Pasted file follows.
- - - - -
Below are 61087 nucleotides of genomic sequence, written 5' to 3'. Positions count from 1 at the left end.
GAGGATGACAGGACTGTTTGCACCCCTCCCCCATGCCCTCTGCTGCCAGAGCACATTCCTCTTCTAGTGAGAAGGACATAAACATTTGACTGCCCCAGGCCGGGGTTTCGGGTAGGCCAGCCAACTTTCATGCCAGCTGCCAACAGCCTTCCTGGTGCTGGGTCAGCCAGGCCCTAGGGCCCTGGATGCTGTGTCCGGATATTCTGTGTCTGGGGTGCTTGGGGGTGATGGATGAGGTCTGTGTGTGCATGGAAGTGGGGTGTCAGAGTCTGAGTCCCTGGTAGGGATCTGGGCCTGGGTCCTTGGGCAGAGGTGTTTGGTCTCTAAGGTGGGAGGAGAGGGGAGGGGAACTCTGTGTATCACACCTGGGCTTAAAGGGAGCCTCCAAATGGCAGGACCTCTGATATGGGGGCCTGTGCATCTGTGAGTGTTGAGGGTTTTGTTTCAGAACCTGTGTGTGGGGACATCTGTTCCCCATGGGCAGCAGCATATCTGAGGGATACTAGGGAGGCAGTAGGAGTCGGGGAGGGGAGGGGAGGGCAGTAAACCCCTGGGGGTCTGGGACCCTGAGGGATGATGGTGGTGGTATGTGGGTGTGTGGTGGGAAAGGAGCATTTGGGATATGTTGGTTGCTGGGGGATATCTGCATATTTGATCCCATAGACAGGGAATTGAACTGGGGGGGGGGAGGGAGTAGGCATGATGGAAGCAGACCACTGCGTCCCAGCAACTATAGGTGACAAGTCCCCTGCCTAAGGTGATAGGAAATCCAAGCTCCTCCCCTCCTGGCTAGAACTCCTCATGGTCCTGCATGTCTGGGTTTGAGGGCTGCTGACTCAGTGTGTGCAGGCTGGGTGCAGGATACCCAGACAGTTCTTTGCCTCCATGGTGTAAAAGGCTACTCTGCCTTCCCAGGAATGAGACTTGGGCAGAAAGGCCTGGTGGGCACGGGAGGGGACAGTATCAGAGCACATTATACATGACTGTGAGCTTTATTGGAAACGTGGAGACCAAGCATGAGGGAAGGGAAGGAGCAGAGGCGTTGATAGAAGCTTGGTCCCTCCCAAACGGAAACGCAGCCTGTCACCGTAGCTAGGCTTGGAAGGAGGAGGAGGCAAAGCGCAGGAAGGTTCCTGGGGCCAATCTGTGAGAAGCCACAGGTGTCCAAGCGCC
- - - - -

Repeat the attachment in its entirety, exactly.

Below are 61087 nucleotides of genomic sequence, written 5' to 3'. Positions count from 1 at the left end.
GAGGATGACAGGACTGTTTGCACCCCTCCCCCATGCCCTCTGCTGCCAGAGCACATTCCTCTTCTAGTGAGAAGGACATAAACATTTGACTGCCCCAGGCCGGGGTTTCGGGTAGGCCAGCCAACTTTCATGCCAGCTGCCAACAGCCTTCCTGGTGCTGGGTCAGCCAGGCCCTAGGGCCCTGGATGCTGTGTCCGGATATTCTGTGTCTGGGGTGCTTGGGGGTGATGGATGAGGTCTGTGTGTGCATGGAAGTGGGGTGTCAGAGTCTGAGTCCCTGGTAGGGATCTGGGCCTGGGTCCTTGGGCAGAGGTGTTTGGTCTCTAAGGTGGGAGGAGAGGGGAGGGGAACTCTGTGTATCACACCTGGGCTTAAAGGGAGCCTCCAAATGGCAGGACCTCTGATATGGGGGCCTGTGCATCTGTGAGTGTTGAGGGTTTTGTTTCAGAACCTGTGTGTGGGGACATCTGTTCCCCATGGGCAGCAGCATATCTGAGGGATACTAGGGAGGCAGTAGGAGTCGGGGAGGGGAGGGGAGGGCAGTAAACCCCTGGGGGTCTGGGACCCTGAGGGATGATGGTGGTGGTATGTGGGTGTGTGGTGGGAAAGGAGCATTTGGGATATGTTGGTTGCTGGGGGATATCTGCATATTTGATCCCATAGACAGGGAATTGAACTGGGGGGGGGGAGGGAGTAGGCATGATGGAAGCAGACCACTGCGTCCCAGCAACTATAGGTGACAAGTCCCCTGCCTAAGGTGATAGGAAATCCAAGCTCCTCCCCTCCTGGCTAGAACTCCTCATGGTCCTGCATGTCTGGGTTTGAGGGCTGCTGACTCAGTGTGTGCAGGCTGGGTGCAGGATACCCAGACAGTTCTTTGCCTCCATGGTGTAAAAGGCTACTCTGCCTTCCCAGGAATGAGACTTGGGCAGAAAGGCCTGGTGGGCACGGGAGGGGACAGTATCAGAGCACATTATACATGACTGTGAGCTTTATTGGAAACGTGGAGACCAAGCATGAGGGAAGGGAAGGAGCAGAGGCGTTGATAGAAGCTTGGTCCCTCCCAAACGGAAACGCAGCCTGTCACCGTAGCTAGGCTTGGAAGGAGGAGGAGGCAAAGCGCAGGAAGGTTCCTGGGGCCAATCTGTGAGAAGCCACAGGTGTCCAAGCGCC